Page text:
Newham: The borough that’s Britain’s greenest – without any effort by its residents
Tom Bawden visits urban, impoverished Newham to find out from its residents why it has the lowest carbon footprint in Britain
Serving fruit and veg from his store at Stratford Indoor Market yesterday, Joe Harvey is surprised to learn that the surrounding borough of Newham has just been named the greenest part of the UK.
“I’ve lived here all my life and been working at this market since I was 11, but not once have I heard anybody being concerned about the environment,” said 23-year-old Mr Harvey.
“I suppose it does make sense though because there is not a lot of money in Newham, everything is on your doorstep and buses come here from all around,” he added.
Mr Harvey estimates that about 90 per cent of his customers use public transport, in some cases because it is more convenient and, in others, because they can’t afford a car.
“They don’t do it for the environment but it helps,” he says.
A few stores down, at a florist and London memorabilia outlet, Sareena Hamid echoes his sentiment. “People don’t seem particularly environmentally-friendly around here. I think it’s more to do with funds. No one has mentioned the environment or asked whether products are made from recycled materials,” she says.
However, new research published today in the journal 'Environmental Research Letters' has found that the carbon footprint of the average Newham resident is the lowest of any municipality in the country. The footprint – defined as the total amount of carbon dioxide emitted into the atmosphere as a result of the goods and services used – comes to 10.21 tonnes of CO2 a year. It includes emissions generated by the manufacture and transport of products such as iPhones, even if they have been made abroad.
Newham’s footprint is 18 per cent below the national average of 12.5 tonnes and a third less than the 15.51 tonnes emitted in the area with the highest carbon footprint – the City of London.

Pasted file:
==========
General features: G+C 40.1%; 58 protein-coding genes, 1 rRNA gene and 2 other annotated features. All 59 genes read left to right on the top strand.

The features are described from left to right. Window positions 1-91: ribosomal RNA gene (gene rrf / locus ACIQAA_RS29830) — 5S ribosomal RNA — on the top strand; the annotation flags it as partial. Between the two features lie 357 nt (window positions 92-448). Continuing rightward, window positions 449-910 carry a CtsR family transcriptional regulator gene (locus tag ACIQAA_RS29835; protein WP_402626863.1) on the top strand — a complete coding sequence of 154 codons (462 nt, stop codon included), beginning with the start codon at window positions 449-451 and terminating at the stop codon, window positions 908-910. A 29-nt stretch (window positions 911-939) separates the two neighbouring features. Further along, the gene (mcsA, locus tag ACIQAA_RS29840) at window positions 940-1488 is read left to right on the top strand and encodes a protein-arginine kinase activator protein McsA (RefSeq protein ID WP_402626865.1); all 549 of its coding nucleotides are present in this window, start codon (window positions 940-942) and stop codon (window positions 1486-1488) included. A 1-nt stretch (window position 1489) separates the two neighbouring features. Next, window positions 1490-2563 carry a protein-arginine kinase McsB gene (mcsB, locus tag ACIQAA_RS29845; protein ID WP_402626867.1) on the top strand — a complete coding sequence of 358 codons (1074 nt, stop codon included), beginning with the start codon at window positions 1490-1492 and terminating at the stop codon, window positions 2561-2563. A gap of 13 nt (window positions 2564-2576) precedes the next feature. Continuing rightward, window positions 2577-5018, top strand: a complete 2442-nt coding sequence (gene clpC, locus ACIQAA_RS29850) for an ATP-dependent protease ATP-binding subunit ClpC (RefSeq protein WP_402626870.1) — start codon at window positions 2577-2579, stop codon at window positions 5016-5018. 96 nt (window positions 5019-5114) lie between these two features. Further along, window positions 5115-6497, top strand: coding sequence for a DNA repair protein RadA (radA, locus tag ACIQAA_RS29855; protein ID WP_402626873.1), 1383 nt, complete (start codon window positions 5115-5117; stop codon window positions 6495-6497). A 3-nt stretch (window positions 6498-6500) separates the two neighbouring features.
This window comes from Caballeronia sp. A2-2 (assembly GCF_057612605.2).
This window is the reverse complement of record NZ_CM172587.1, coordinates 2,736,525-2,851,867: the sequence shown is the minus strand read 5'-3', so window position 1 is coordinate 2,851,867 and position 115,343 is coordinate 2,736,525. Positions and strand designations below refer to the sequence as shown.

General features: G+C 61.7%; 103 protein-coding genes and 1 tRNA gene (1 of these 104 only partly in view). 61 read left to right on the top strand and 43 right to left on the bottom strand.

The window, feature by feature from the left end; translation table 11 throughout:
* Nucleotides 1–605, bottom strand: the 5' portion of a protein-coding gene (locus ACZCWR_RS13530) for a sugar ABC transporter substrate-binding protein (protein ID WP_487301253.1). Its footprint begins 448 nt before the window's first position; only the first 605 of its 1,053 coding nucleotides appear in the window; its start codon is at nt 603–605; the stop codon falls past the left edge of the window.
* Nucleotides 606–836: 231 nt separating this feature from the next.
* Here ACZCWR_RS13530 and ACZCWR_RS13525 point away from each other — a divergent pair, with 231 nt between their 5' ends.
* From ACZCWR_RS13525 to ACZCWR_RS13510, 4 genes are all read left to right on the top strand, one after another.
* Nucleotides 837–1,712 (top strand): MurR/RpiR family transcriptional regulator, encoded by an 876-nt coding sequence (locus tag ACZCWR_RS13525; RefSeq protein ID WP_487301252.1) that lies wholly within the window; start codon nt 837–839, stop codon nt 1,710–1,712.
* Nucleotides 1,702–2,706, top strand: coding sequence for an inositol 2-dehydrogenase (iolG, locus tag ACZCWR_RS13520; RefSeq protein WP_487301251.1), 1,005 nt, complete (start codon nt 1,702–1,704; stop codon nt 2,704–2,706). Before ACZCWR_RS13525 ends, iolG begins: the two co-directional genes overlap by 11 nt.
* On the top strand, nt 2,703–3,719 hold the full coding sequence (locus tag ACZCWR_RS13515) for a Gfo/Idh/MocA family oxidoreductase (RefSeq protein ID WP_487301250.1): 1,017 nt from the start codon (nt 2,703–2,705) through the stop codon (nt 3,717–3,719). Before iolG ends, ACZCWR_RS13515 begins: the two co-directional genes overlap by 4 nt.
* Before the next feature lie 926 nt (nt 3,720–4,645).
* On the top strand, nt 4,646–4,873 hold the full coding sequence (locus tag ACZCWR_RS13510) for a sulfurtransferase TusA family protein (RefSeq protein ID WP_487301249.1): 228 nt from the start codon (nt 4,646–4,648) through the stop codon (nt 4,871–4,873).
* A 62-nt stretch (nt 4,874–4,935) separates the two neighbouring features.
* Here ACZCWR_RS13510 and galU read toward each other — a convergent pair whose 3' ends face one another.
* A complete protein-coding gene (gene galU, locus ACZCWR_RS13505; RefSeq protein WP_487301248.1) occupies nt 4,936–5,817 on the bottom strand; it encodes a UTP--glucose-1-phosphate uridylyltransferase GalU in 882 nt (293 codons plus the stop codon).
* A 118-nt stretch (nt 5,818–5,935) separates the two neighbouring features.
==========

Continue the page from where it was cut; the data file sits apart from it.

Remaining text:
The research, from the Potsdam Institute for Climate Impact Research, showed a strong correlation between the amount people earned and their carbon footprint, with each additional £600 in weekly income resulting in an extra tonne of annual C02 emissions.
The carbon footprint is also correlated to car ownership, partly because private vehicles produce more emissions per capita than public transport and also because car ownership “is likely to capture broader aspects of lifestyles”, the report noted.
The report also found that, everything else being equal, the more educated a person the greater their carbon footprint will be, although it could not say why this was.
House-size was the other main determinant of people’s carbon footprint, with emissons per head falling as household size increases and relative energy bills declined.
But if The Independent’s trip to Newham is anything to go by, income is by far the biggest determinant of carbon footprint.
“Newham is the most diverse community, not only in England but in the world and there are high numbers of refugees and asylum seekers. So environmental concerns are very much secondary concerns to survival,” said David Richards, vicar of St John’s church in Stratford.
“These concerns are quite a white, middle-class thing because they have more money to spend on green issues,” he added, pointing out that organic markets and other manifestations of environmental living are more likely to be found down the road in Forest Gate.
Newham’s footprint is 18 per cent below the national average
Howard Sivills, a white, middle-class performance artist, concurs. “I’m quite green minded, but I’m in the minority. I travel everywhere on public transport or cycle, I recycle and generally do what I can. I’m not too extreme – I’ve got a normal toilet, but I think everyone has to make an effort.”
Mr Sivills was born in Newham, spent most of his life in Devon, and has recently returned to the borough.
“Most of my family that lives here hasn’t thought much about the environment, it’s not an immediate pressure. It is an incredibly bourgeois luxury to care about the environment. Most people are too busy living and surviving to think about the environment. They are too busy being skint,” he added.
Just five miles to the south east of Newham - one of the poorest boroughs in the UK - lies London’s financial district, one of the wealthiest, and the one with the highest footprint.
Sareena Hamid believes her customers’ poverty forces them to be green
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